Bringing science to life

Sunday, October 26, 2003

It's making food more nutritional and abundant. It's searching for cures to life-threatening diseases. It's finding new ways to protect and improve the environment.

It's also a rapidly growing industry, creating new businesses and high-paying jobs at a time when they're sorely needed. It's those things and more, a world of scientists, academicians and economic developers working together to improve the human condition.

It's the new world of life sciences, and it's coming to Southeast Missouri.

Life science programs already exist in places across the globe, and the entity that plans to bring the phenomenon here is Southeast Missouri State University, which has hired Dennis Roedemeier to make it happen.

Roedemeier, a former business recruiter and employee of the Missouri Department of Economic Development, has the task of developing a business incubator on the Cape Girardeau campus and overseeing the creation of a technology park on 410 acres of farmland along Interstate 55 north of Cape Girardeau.

The business incubator will help startup businesses -- some in the life sciences field -- which can then move to the technology park, which will be on the east side of the interstate off County Road 618, and eventually will be the home of thousands of new jobs.

"It's the newest frontier for business, certainly in the area of research," said Roedemeier, whose salary is $125,000 per year. "The '80s presented us opportunities. The '90s were telecommunications and information technology. Now we're presented with the world of life sciences."

The promise of such research -- and economic development -- has the business community abuzz about the possibilities.

"I'm excited about it," said Mitch Robinson, head of the Cape Girardeau Area Industrial Recruitment Association. "Universities across the country play a role in economic development. It's something that can have a very positive impact on the community."

Robinson says the potential lies in taking some of the new technologies developed through life sciences and turning them into jobs for this area.

"Once it has some success, this thing's going to snowball," Robinson said. "I know it's hard to say right up front what it's going to be. It's going to take some time. You can't expect a miracle overnight, but it's going to be very beneficial in the long run."

Hard to explain

The life sciences are difficult to explain to those outside the scientific community, because they are so inclusive. In St. Louis, they're in the form of the Donald Danforth Plant Science Center, which is plant research to improve food nutrition and availability. In Kansas City, they're at the Stowers Institute for Medical Research, which works with genetics to discover the origins of disease, which unlocks secrets to treatment.

"It's certainly broad," said Roedemeier, whose title is executive director of the Innovation Center and CEO of the University Research Foundation. "Saying life sciences is like saying engineering. It's like saying chemistry. What you have to do is measure where you want to be within the life sciences."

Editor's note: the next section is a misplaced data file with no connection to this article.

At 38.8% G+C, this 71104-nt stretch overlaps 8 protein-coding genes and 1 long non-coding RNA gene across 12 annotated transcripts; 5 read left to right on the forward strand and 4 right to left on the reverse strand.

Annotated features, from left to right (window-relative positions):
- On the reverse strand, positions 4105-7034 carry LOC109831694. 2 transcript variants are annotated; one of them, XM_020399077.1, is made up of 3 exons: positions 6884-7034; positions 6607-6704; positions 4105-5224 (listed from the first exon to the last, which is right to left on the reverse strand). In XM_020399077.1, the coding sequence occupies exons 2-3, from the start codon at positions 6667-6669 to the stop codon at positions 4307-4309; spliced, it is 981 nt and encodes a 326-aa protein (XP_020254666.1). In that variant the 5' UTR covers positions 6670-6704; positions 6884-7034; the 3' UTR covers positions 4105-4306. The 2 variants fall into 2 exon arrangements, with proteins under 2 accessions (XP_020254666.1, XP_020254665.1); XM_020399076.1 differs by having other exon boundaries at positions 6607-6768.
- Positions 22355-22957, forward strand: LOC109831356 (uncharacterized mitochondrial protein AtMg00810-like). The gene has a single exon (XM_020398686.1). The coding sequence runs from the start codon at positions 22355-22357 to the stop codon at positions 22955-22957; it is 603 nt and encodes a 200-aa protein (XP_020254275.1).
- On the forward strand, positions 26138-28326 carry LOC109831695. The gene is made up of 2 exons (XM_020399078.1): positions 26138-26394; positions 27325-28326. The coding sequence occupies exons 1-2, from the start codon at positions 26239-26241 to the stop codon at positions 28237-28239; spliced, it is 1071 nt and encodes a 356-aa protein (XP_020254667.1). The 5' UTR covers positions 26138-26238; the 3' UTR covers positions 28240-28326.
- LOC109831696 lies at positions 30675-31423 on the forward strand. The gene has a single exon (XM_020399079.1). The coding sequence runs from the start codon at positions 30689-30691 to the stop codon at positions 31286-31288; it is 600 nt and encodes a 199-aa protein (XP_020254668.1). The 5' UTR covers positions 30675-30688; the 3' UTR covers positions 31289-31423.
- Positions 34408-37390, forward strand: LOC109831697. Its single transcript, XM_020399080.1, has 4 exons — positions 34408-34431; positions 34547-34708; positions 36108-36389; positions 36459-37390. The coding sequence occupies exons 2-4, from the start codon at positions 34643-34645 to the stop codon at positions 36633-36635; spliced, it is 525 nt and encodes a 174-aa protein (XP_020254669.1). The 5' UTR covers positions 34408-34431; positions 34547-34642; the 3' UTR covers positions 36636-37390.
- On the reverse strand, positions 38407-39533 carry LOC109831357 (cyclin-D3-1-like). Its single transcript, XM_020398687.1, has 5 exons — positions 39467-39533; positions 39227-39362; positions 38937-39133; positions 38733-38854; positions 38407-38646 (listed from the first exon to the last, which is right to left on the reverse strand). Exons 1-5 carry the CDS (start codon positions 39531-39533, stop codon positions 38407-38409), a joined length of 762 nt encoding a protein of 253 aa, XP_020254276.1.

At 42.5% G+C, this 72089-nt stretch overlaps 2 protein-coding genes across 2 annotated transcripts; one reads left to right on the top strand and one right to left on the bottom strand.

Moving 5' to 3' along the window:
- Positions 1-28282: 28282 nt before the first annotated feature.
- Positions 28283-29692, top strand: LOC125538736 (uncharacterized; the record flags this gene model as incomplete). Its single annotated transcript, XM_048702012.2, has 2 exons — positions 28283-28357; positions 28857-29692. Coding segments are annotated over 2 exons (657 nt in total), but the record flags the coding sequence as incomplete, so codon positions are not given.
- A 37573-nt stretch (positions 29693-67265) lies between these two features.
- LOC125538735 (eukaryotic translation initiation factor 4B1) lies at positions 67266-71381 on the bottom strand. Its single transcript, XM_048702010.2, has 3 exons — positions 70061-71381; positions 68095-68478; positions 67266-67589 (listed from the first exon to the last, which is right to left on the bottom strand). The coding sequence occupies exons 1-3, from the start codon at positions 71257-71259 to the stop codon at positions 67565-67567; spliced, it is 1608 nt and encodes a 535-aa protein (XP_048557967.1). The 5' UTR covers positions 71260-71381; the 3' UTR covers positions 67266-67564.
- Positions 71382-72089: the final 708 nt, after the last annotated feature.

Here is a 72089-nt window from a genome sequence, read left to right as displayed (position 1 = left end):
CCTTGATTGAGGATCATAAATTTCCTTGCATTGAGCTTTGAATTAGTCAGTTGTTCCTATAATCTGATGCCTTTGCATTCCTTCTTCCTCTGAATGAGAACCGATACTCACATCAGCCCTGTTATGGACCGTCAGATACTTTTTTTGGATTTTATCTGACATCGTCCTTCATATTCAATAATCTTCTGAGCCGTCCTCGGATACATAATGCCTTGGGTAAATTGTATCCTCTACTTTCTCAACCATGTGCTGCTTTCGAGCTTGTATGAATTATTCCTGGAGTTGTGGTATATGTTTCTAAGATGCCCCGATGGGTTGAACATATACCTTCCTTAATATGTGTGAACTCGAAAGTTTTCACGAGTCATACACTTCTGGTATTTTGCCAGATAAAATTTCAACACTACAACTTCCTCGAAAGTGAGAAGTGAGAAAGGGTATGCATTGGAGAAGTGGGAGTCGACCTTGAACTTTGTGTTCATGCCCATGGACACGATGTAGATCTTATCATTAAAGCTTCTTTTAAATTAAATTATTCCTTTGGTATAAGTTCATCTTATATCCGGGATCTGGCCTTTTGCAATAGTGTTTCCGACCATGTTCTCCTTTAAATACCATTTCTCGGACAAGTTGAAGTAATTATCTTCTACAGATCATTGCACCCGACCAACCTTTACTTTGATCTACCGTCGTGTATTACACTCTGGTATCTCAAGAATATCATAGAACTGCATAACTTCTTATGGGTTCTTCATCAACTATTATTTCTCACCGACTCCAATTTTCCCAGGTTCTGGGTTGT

So what will Southeast Missouri's role be in the life sciences program?

"Dunno," Roedemeier said. "We don't know. It will probably take another 30 to 60 days. It's moving very fast. But we're working on what role we're going to play."

Roedemeier, on the job just three months, is working on a business model and meeting with potential business start-ups about the business incubator. He said he is not ready to release specifics about those businesses, though that should happen soon.

Not that Roedemeier is without vision. Some things simply make sense for this area. He notes that the area has abundant farmland, for example. One of the first things he talks about is cultivating a strong relationship with the Danforth Center.

"Look at the work they're doing with plants," Roedemeier said. "Where do you go to plant 10 acres in Chesterfield? I don't think it's going to be Ladue."

Roedemeier suggests taking those plants that have been genetically modified to have more nutrition, more durability and more versatility and planting them in Southeast Missouri.

"We may, and I put a line under that may, establish ourselves in that position with the Danforth Center," he said. "That may be where you see us go."

Those at the Danforth Center are receptive to the idea.

"If we were going to do field testing work, we were going to need someplace to do that," said Dr. Karel Schubert, vice president of technology management at the Danforth Center. "Obviously, we don't have space here, and we're going to need full collaborators to do that. Southeast Missouri State with their farm would be a great location to do it."

Schubert, who already has met with Southeast leaders, said none of their projects are far enough along to do that yet, but said that opportunity would no doubt present itself in a few years.

There are other possibilities, including doing agricultural work similar to what is done at the Danforth Center. It may also involve some medical research, like the Kansas City facility, though on a smaller level. It also may involve environmental research.

"We know you can put certain plants in the ground to take bad chemicals out," Roedemeier said. "It goes after the bad actors and draws them into the root system and consumes them."

The doors are wide open. Roedemeier said that is the case because there are so many talented people at the university and within the community.